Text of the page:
The Whale Rock Trail is a 1.0 mile round trip to the top of a large sandstone outcrop in the Island of the Sky District of Canyonlands NP in southeast Utah.

The trail head is near the west end of the road leading toward the Upheaval Dome area. The trail head interpretive information emphasizes the adaptations the Pinon Pine and Utah Juniper forest plant community makes to survive in an area with only 9 inches of rain per year. The climb up on top is easy, though it looked like some railings that used to be in place have been removed.
From above it looks like the Whale Rock is actually at the head of a pod of whales circling around the outer edge of the Upheaval Dome. This short hike takes about 30 minutes,

Thursday, September 17, 2009

Aztec Butte Trail

The Aztec Butte Trail is a 1.5 mile round trip to several Ancestral Pueblo granary sites in the Island of the Sky District of Canyonlands National Park in southeast Utah. The trail head is along the paved road that leads west toward the Upheaval Dome area.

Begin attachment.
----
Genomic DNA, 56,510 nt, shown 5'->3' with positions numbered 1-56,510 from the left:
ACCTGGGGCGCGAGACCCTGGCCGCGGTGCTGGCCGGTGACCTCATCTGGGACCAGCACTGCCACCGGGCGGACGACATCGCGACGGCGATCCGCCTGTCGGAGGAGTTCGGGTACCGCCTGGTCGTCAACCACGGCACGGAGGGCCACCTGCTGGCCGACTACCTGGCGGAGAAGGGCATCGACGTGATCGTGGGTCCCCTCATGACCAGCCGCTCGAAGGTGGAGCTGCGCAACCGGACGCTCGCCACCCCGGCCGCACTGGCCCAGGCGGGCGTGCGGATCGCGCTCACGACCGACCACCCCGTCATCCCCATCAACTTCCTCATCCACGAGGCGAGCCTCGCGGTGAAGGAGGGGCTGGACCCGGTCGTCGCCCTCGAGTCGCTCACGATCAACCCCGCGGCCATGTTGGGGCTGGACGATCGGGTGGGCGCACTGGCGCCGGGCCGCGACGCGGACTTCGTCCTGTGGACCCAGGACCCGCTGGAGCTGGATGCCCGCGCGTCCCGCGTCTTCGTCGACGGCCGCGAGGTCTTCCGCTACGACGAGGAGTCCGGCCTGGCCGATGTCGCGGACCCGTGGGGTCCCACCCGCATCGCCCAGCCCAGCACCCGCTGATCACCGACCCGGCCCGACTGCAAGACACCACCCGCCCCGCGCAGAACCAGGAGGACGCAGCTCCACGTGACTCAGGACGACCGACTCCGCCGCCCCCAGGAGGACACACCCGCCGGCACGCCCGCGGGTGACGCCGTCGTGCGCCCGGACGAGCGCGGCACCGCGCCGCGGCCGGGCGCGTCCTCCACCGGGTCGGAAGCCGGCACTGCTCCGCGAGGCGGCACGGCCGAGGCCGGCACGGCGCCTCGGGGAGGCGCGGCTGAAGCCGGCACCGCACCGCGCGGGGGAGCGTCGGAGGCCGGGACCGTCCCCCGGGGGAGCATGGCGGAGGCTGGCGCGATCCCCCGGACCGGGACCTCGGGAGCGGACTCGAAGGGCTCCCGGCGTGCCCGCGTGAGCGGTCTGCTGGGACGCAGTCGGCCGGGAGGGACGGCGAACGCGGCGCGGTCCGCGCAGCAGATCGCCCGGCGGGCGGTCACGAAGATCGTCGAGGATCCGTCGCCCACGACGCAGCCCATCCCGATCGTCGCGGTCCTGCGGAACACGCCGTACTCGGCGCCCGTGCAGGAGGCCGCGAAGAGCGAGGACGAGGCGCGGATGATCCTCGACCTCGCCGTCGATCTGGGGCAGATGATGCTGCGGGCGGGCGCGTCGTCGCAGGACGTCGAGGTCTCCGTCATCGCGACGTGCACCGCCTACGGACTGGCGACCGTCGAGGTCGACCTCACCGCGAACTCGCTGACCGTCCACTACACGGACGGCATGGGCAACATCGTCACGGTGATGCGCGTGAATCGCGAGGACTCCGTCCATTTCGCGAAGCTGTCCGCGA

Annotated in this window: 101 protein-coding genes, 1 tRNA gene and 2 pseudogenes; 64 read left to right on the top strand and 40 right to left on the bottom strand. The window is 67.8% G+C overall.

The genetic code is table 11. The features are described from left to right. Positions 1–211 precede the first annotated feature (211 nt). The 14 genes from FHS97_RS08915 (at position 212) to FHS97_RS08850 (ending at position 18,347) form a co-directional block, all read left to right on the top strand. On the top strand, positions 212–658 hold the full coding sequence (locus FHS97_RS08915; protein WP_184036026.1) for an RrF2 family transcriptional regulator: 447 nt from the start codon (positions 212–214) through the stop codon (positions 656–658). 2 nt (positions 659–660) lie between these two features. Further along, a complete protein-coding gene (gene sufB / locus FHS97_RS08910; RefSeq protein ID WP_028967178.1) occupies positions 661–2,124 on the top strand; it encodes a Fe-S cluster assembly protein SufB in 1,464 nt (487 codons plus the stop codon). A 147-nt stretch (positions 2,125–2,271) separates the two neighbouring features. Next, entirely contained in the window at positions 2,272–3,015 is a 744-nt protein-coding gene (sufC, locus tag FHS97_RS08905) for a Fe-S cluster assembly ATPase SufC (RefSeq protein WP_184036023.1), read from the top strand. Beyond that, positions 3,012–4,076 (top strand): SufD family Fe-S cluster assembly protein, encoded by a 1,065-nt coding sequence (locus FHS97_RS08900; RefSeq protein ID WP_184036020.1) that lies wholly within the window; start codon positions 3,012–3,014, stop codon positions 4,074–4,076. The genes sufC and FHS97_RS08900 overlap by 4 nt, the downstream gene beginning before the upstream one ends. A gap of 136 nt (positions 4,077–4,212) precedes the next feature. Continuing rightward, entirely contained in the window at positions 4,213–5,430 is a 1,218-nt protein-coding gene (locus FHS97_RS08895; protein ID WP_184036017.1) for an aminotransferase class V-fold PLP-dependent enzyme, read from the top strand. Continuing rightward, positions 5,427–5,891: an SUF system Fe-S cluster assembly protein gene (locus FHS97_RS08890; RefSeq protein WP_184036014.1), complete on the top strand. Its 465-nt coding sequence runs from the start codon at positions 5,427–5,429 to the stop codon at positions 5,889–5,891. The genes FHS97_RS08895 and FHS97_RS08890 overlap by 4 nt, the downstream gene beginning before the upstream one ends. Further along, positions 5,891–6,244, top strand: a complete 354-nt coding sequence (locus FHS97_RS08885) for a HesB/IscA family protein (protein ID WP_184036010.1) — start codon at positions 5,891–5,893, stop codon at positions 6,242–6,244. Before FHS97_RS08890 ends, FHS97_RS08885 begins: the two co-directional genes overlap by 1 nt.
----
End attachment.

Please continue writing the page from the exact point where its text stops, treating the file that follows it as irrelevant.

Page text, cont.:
The trail follows a sandy route that circles around the small butte that is in front of Aztec Butte. There is a spur trail that climbs the back side to a pair of granary sites just under the rim. I climbed the spur trail first before going on to Aztec Butte. The Canyonlands area doesn’t seem to have any large village sites but has a number of small storage sites and rock art sites.
Further on, Aztec Butte is about a 200 foot climb to the top with the granary sites under the rim on the north side. The butte is one of the highest view points in the immediate area. There are a couple of steep spots climbing up the sandstone face of the Butte that call for a little scrambling. I had a little trouble finding the right spots to put my feet at the point just below the rim but made it up.

On top there is a circular trail that I followed clockwise. There are several small sites along the somewhat narrow ledge overlooking the very deep Trail Canyon.

The alcoves seem to feature a number of small arch formations that act as support columns and entryways. There are four or five sections of ancient walls along the length of the ledge.